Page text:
The woman is silent because she is imagining herself in a library, sitting at a long wooden table that has four green-glassed bankers lamps, looking up the wingspan of an auk just to see how much she is loved. She will find out that an auk can fly not only through the air, but also under water. Lesser Auks, or Razorbills, she reads, are primarily black with a white underside. The male and female are identical in plumage, except males are usually larger than females. This an agile bird that is capable of both flight and diving, but is mostly aquatic and only comes to land in order to breed. Lesser Auks are monogamous, choosing one partner for life. They nest along coastal cliffs in enclosed or slightly exposed crevices and females lay one egg per year. The wing length of adult Lesser Auks ranges from 24.8 to 26.8 inches. When the bird stands up, it can be about 16 or 17 inches tall. Of course, he already knew this, she thinks. He probably saw it on one of those nature documentaries – not the Attenborough ones – the obscure ones he watches late into the night, while the complexities of the relationships between airplanes and wingspans and missing keep him from the easy sleeps. She has not watched these same documentaries, as she is too busy watching MTV reality shows and wondering, what happened to these people in their lives that they would choose to be on these shows? But she cannot stop watching, cannot turn her eyes away from the gaping expanse of reality, like watching a man with his awkward arms extended at the 9 and 3 position…and she thinks – I will miss him too.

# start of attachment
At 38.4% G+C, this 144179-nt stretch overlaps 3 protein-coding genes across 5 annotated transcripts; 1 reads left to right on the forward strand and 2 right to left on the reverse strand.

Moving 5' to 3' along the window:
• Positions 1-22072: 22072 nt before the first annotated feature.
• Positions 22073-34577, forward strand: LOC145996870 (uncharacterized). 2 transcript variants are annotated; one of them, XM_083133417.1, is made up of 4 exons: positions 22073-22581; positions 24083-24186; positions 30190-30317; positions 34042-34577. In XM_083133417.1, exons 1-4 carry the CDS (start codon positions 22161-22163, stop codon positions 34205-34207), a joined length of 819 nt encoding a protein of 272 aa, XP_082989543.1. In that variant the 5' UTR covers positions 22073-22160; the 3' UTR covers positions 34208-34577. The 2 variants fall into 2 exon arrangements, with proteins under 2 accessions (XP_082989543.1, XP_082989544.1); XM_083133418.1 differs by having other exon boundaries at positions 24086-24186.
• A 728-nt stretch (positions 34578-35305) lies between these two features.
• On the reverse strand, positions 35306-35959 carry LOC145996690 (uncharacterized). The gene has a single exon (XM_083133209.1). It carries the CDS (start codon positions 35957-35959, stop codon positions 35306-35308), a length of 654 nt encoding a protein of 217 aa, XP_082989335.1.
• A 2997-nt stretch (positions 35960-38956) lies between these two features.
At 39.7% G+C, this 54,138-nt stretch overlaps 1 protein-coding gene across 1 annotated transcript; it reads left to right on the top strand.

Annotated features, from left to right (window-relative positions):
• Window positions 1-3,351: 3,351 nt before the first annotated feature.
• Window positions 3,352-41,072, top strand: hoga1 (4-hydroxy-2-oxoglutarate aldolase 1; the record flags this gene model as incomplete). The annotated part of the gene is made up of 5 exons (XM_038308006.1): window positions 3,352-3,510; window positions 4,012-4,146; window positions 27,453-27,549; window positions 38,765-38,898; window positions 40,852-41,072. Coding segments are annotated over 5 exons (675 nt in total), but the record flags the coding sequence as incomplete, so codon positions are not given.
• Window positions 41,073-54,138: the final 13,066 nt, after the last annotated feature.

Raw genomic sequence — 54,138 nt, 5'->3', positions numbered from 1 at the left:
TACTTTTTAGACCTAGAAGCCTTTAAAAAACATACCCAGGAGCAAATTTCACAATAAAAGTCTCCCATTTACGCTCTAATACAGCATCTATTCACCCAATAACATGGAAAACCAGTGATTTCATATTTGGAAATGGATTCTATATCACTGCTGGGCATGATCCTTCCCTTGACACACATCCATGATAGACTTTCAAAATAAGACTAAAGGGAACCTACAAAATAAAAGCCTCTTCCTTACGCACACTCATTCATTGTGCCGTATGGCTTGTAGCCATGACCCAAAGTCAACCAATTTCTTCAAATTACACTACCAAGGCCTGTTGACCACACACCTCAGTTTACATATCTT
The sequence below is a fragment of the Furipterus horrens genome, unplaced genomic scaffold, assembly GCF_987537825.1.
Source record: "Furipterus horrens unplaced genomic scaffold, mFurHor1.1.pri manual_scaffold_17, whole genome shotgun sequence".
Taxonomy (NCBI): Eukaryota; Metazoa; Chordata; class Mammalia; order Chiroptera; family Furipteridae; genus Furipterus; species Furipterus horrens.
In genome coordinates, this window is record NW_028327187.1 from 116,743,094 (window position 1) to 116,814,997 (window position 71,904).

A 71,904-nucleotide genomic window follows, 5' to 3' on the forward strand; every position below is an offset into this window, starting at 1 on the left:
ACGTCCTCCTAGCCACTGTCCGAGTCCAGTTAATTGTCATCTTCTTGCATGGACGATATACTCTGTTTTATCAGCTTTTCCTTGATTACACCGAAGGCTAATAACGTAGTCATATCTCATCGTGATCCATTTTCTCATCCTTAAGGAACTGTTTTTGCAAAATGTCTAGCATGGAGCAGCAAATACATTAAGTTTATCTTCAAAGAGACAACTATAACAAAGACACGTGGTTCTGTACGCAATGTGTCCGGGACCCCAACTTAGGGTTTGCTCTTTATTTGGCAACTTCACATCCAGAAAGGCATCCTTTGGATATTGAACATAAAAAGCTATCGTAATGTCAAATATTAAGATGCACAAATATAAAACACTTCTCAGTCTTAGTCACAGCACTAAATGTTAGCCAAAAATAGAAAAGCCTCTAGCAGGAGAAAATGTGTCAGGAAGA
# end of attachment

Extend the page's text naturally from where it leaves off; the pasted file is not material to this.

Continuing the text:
“The novels that attract me most… are those that create an illusion of transperancy around a knot of human relationships as obscure, cruel and perverse as possible.” — Italo Calvino
This is the view behind me on a lot of mornings, especially in the fall and winter and I am guilty of not seeing. Seeing that colour at the horizon. Seeing the new day as one of possibility. Seeing that anything can happen. I think of Mary Oliver’s Wild Geese: “Whoever you are, no matter how lonely, the world offers itself to your imagination, calls to you like the wild geese, harsh and exciting – over and over announcing your place in the family of things.”